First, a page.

Opening of the borders in the region and the revival of railway traffic from Azerbaijan to Turkey via Armenia would be beneficial for Moscow, especially given the fact that Russia also controls the Armenian railway. Having maintained control over the railway and the borders, Moscow can dictate new conditions for operation on the regional transport and energy infrastructures. Re-directing regional transit (or a considerable amount of it) from Georgia to Armenia will strengthen Moscow’s economic and political standing in the South Caucasus.
This process may result in Azerbaijan’s gradual reconcialiation of relations with the Euro-Asian Economic Union which Moscow has been long aspiring to join, making no secret of it.
As far as Georgia is concerned, the result will be quite different. The economic problems that Georgia will inevitably have to face due to a drop in transit, are likely to influence the course of Tbilisi’s foreign policy, changing the country’s plans with regard to becoming a part of NATO.
Such processes are advantageous not only for Russia, but for Turkey as well. The country has no direct railway transport with Russia, Azerbaijan and the countries of Central Asia, but there would also occur if the operation of Gyumri border crossing were to resume.
If this plan is implemented, international peacekeeping forces may stand as the guarantors of the new state of affairs. A mandate on this is most likely to be awarded either to the OSCE or the Collective Security Treaty Organization (CSTO), in which Russia leads.
From a theoretical perspective, these are quite logical and possible consequences of ‘Putin’s plan’. Yet, it is absolutely unclear how all this could be put into practice.
“First of all, after the four-day war in early April, there has been visible consolidation in the ‘Armenian world’ (Armenia-NKR-Diaspora). Returning the land, which has been splattered with the blood of Armenian warriors, is now out of question. On the contrary, the de-escalation on the contact line is viewed by many as respite in the face of a new war. Meanwhile, there are no discussions in Yerevan about what the Armenian side can muster against the possible pressure by OSCE Minsk Group member-states and, most importantly, Russia.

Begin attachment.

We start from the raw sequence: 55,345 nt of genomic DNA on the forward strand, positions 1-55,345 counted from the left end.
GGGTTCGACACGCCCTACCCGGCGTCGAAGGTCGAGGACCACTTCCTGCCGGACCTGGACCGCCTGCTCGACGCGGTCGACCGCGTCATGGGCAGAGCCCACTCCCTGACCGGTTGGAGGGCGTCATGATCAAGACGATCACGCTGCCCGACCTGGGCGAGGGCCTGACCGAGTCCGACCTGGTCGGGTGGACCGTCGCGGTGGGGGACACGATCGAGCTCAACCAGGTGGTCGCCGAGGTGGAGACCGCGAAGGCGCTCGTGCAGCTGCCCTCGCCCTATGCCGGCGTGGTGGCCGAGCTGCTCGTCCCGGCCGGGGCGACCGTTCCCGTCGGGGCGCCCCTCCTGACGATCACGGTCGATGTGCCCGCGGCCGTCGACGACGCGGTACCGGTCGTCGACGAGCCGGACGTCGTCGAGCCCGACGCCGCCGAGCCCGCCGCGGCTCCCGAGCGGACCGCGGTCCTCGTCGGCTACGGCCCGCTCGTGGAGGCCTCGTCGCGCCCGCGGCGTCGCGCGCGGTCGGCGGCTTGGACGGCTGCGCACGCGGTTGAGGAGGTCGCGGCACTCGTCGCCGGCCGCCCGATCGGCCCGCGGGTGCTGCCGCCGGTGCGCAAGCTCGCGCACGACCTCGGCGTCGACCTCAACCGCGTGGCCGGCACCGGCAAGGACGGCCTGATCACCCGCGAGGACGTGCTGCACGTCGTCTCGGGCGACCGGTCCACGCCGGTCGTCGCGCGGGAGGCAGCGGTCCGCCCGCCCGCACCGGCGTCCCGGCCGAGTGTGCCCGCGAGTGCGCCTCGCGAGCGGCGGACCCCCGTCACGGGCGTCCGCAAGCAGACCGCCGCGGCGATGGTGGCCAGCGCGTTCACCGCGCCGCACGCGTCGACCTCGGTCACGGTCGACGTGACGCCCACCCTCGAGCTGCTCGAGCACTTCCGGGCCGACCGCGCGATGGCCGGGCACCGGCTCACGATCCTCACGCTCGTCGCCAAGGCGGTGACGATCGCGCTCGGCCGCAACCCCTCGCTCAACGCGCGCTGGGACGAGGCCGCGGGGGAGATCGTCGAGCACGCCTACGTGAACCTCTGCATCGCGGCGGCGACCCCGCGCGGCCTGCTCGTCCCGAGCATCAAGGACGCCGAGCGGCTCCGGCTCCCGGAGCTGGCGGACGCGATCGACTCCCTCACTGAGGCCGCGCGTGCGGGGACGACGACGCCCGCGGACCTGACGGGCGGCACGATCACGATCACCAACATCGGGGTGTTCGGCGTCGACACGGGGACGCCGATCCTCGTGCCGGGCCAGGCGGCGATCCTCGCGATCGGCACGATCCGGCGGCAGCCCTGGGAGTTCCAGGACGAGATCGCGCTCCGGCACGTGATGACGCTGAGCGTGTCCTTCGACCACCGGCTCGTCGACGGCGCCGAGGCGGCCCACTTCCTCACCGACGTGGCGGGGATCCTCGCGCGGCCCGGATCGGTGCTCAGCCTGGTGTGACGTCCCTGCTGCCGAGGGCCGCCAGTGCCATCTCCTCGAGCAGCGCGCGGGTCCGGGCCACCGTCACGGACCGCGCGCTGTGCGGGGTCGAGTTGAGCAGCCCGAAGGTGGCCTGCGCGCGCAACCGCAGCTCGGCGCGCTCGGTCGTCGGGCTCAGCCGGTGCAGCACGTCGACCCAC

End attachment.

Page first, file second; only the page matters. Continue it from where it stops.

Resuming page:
In addition, it is completely unclear how the Armenian and Karabakh authorities will manage to convince the public to approve the plan, even if authorities show their approval of it. The authorities and public here inhabit different dimensions, and they make no efforts in hiding the fact that there is a profound mistrust between them.
The recent arrest of Zhirayr Sefilian, an important combattant in the first Karabakh war, well-known oppositionist and radical, in Yerevan, quite logically fits into this mold. He was accused of plotting a coup. According to some reports, the houses of other veterans of the Karabakh movement were searched recently as part of the investigation into this case.
As likely as it is unlikely, these may be preventive measures, though it is quite possible that some radically disposed members of the community are really ready to hamper such a resolution of the Karabakh issue, which, in their opinion, is absoliutely unacceptable for the Armenian side.
The escalation of tension in Nagorno-Karabakh in April 2016, resulting in numerous casualties on both sides, made mediators intensify their efforts. Two summits with participation of the Presidents of Azerbaijan and Armenia, Ilkham Alyev and Serzh Sargsyan respectively, were held within the two-month period of May and June. Preparations for the third meeting of this kind are underway now. As it was reported, the meeting is scheduled to be held in Paris in August. There have been speculations that another presidential summit will be held in the USA in autumn.